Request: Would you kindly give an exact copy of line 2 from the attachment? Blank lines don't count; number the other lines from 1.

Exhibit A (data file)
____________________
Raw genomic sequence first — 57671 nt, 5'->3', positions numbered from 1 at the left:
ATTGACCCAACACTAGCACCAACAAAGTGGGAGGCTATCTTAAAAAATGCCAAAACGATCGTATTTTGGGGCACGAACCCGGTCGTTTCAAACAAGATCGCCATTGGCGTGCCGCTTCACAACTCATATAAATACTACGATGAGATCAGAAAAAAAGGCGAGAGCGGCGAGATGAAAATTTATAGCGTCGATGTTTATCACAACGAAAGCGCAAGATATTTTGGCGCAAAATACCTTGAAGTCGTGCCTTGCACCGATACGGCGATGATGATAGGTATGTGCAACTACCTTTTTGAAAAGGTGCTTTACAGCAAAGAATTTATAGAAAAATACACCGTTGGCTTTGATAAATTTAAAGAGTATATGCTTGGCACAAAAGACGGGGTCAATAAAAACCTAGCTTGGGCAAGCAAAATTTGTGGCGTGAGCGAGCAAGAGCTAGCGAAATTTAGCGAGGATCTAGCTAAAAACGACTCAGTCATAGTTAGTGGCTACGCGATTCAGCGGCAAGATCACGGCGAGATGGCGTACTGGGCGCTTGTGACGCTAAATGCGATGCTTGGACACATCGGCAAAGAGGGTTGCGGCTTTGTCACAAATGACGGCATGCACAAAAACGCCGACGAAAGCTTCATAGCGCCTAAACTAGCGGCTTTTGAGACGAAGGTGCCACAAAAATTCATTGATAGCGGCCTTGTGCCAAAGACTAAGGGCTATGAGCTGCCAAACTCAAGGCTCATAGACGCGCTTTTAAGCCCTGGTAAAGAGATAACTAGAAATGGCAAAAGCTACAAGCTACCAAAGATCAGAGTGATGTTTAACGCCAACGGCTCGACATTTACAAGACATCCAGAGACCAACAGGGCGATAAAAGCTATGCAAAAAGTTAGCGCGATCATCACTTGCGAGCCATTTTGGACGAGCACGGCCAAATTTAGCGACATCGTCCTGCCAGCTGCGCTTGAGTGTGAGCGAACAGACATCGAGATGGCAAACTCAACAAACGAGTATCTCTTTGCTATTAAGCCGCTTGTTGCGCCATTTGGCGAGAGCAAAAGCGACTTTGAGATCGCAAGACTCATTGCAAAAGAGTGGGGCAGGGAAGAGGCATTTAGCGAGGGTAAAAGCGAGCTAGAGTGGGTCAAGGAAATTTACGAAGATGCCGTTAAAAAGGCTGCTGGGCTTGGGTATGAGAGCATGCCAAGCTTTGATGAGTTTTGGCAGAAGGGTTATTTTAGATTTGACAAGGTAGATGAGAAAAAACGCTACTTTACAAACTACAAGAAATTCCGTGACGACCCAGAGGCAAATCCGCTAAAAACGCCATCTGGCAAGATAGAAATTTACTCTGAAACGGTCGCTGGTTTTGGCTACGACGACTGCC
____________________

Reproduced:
ATTGACCCAACACTAGCACCAACAAAGTGGGAGGCTATCTTAAAAAATGCCAAAACGATCGTATTTTGGGGCACGAACCCGGTCGTTTCAAACAAGATCGCCATTGGCGTGCCGCTTCACAACTCATATAAATACTACGATGAGATCAGAAAAAAAGGCGAGAGCGGCGAGATGAAAATTTATAGCGTCGATGTTTATCACAACGAAAGCGCAAGATATTTTGGCGCAAAATACCTTGAAGTCGTGCCTTGCACCGATACGGCGATGATGATAGGTATGTGCAACTACCTTTTTGAAAAGGTGCTTTACAGCAAAGAATTTATAGAAAAATACACCGTTGGCTTTGATAAATTTAAAGAGTATATGCTTGGCACAAAAGACGGGGTCAATAAAAACCTAGCTTGGGCAAGCAAAATTTGTGGCGTGAGCGAGCAAGAGCTAGCGAAATTTAGCGAGGATCTAGCTAAAAACGACTCAGTCATAGTTAGTGGCTACGCGATTCAGCGGCAAGATCACGGCGAGATGGCGTACTGGGCGCTTGTGACGCTAAATGCGATGCTTGGACACATCGGCAAAGAGGGTTGCGGCTTTGTCACAAATGACGGCATGCACAAAAACGCCGACGAAAGCTTCATAGCGCCTAAACTAGCGGCTTTTGAGACGAAGGTGCCACAAAAATTCATTGATAGCGGCCTTGTGCCAAAGACTAAGGGCTATGAGCTGCCAAACTCAAGGCTCATAGACGCGCTTTTAAGCCCTGGTAAAGAGATAACTAGAAATGGCAAAAGCTACAAGCTACCAAAGATCAGAGTGATGTTTAACGCCAACGGCTCGACATTTACAAGACATCCAGAGACCAACAGGGCGATAAAAGCTATGCAAAAAGTTAGCGCGATCATCACTTGCGAGCCATTTTGGACGAGCACGGCCAAATTTAGCGACATCGTCCTGCCAGCTGCGCTTGAGTGTGAGCGAACAGACATCGAGATGGCAAACTCAACAAACGAGTATCTCTTTGCTATTAAGCCGCTTGTTGCGCCATTTGGCGAGAGCAAAAGCGACTTTGAGATCGCAAGACTCATTGCAAAAGAGTGGGGCAGGGAAGAGGCATTTAGCGAGGGTAAAAGCGAGCTAGAGTGGGTCAAGGAAATTTACGAAGATGCCGTTAAAAAGGCTGCTGGGCTTGGGTATGAGAGCATGCCAAGCTTTGATGAGTTTTGGCAGAAGGGTTATTTTAGATTTGACAAGGTAGATGAGAAAAAACGCTACTTTACAAACTACAAGAAATTCCGTGACGACCCAGAGGCAAATCCGCTAAAAACGCCATCTGGCAAGATAGAAATTTACTCTGAAACGGTCGCTGGTTTTGGCTACGACGACTGCC